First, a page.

June 25, 2024

A Glimpse into Genetic Potential: Exploring Preimplantation Genetic Diagnosis.

 

What is Preimplantation Genetic Diagnosis?
Preimplantation genetic diagnosis (PGD) is a procedure that allows embryos created through in vitro fertilization (IVF) to be tested for genetic defects before implantation into the womb. PGD is offered to couples and individuals who are at risk of transmitting a genetic disorder to their children.

How is PGD performed?
During PGD, embryos are created through IVF using sperm and egg from the prospective parent(s). Typically 5-10 embryos are created. On the 3rd day after fertilization, when the embryos consist of just 6-10 cells, one cell is extracted from each embryo without harming the embryo’s development potential. The genetic material from these cells is then analyzed for the known genetic abnormality in the family. Only healthy, unaffected embryos are selected for transfer to the uterus in the hope of establishing a successful pregnancy.

What conditions can PGD test for?
Some common genetic disorders that can currently be tested through PGD include cystic fibrosis, Tay-Sachs disease, sickle cell anemia, thalassemia, fragile X syndrome, myotonic dystrophy, Huntington’s disease and inherited cancer syndromes like BRCA1/BRCA2 mutations. In future, it may be possible to test for many more genetic disorders as well as single gene traits like eye/hair color.

Benefits of Preimplantation Genetic Diagnosis
A major benefit of PGD is that it can allow couples, who are carriers of genetic disorders, to have a healthy, genetically related child of their own without risking the birth of a child affected by the disease. This avoids the psychological and emotional trauma associated with the termination of an affected pregnancy or raising a child with a serious genetic condition. PGD is also useful for women with a high risk of premature ovarian failure, as it allows them to cryopreserve their eggs/embryos for future use before losing their fertility.

Risks and limitations of PGD
While PGD has many advantages, it is not completely risk-free. The IVF process itself carries risks of ovarian hyperstimulation, multiple pregnancy and miscarriage. The procedure of removing a cell from the embryo for testing poses a very small risk of damaging the embryo. There is a possibility of misdiagnosis if the testing is unsuccessful or gives an inaccurate result. PGD is also expensive and not widely available. Not all genetic disorders can currently be tested. It is also not possible to test for inherited conditions that arise from a combination of multiple genetic and environmental factors.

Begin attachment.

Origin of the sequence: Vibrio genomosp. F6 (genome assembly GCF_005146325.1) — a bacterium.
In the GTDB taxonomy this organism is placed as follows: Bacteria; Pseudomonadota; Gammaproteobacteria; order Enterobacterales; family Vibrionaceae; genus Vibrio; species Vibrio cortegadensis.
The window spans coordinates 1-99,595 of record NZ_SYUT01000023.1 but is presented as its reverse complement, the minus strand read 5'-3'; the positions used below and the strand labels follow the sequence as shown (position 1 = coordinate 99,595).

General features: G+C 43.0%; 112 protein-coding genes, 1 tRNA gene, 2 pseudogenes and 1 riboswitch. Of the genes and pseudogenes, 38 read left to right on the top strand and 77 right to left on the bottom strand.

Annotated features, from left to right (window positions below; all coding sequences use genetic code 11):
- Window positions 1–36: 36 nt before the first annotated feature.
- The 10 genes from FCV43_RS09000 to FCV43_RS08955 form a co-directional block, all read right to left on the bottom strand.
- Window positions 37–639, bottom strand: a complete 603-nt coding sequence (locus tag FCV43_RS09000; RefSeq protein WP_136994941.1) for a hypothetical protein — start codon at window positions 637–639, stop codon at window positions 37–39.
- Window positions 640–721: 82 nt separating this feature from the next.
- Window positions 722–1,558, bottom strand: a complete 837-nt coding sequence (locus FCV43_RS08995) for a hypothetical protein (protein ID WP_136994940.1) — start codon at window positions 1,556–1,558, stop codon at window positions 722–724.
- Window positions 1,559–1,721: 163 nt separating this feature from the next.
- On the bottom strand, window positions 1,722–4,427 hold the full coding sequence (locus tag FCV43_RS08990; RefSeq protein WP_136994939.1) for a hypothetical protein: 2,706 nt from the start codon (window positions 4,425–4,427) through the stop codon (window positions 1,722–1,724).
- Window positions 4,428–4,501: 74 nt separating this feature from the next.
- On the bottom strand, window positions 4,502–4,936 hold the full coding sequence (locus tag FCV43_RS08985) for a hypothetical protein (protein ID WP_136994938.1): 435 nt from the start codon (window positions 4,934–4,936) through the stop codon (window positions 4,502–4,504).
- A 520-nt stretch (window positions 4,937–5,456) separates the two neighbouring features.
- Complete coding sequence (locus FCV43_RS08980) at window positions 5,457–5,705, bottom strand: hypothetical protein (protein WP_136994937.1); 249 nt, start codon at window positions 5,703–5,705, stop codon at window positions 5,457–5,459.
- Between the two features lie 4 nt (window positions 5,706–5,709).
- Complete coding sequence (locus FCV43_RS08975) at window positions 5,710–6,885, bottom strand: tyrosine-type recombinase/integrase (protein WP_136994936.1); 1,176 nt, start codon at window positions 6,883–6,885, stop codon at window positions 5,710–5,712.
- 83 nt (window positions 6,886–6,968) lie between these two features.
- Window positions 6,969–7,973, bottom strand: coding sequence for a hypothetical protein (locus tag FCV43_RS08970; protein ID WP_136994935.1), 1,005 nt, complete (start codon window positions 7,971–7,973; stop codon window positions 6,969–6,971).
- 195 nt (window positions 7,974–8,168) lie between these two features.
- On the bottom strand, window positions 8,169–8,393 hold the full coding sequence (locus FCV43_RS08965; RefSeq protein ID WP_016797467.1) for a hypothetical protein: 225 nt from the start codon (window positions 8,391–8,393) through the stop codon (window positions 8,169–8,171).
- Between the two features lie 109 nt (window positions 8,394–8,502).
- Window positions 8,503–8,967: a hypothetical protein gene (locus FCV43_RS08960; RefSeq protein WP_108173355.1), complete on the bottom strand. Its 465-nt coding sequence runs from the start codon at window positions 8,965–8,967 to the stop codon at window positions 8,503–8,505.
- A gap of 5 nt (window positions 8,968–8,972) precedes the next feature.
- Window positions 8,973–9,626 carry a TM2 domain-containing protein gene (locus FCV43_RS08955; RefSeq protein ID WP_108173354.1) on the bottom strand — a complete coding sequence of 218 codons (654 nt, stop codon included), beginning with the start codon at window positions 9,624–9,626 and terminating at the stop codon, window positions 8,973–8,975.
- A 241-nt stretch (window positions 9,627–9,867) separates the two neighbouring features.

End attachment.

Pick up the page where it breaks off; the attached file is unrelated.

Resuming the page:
Ethical issues related to PGD
Some argue that selecting embryos based on predicted genetic traits raises ethical concerns and opens the door to abuse like choosing eye/hair color or non-medical attributes. There is a concern that it may encourage the idea that people with disabilities have a lesser right to live. Others point out that avoiding the birth of a child affected by a serious genetic disease respects the prospective child’s right to good health and well-being. Overall, most ethicists feel that PGD is acceptable when used to avoid serious genetic illnesses but caution is needed to prevent its misuse.

The future of PGD
As our understanding of genetics expands, the scope of PGD will continue to grow. Scientists are working on techniques like genome sequencing of single cells that will allow testing of embryos for many thousands of genetic variations simultaneously, including polygenic traits. In future, it may be possible to not just test but even correct genetic defects in embryos through gene editing techniques like CRISPR. While this raises additional ethical concerns, it could help overcome many inherited diseases if proven safe. Advancements in stem cell biology may provide alternatives to PGD by allowing genetic testing and selection at later fetal stages. Overall, PGD is set to transform reproductive medicine and genetics but strict regulations will be needed to ensure its ethical application.

In conclusion, PGD offers a way for at-risk couples to have healthy, genetically related children without facing the risks associated with affected pregnancies. However, it is a complex procedure with limitations. Ongoing research strives to address current limitations while ethical oversight seeks to prevent any misuse. Used judiciously, PGD has the potential to alleviate much genetic suffering worldwide in the coming decades. Nevertheless, caution is warranted as the technology expands further into evaluating multiple genes and capabilities. An ethical framework guiding PGD is crucial so that it remains a responsible tool for improving health rather than enabling eugenics.

 

*Note:
1. Source: Coherent Market Insights, Public sources, Desk research
2. We have leveraged AI tools to mine information and compile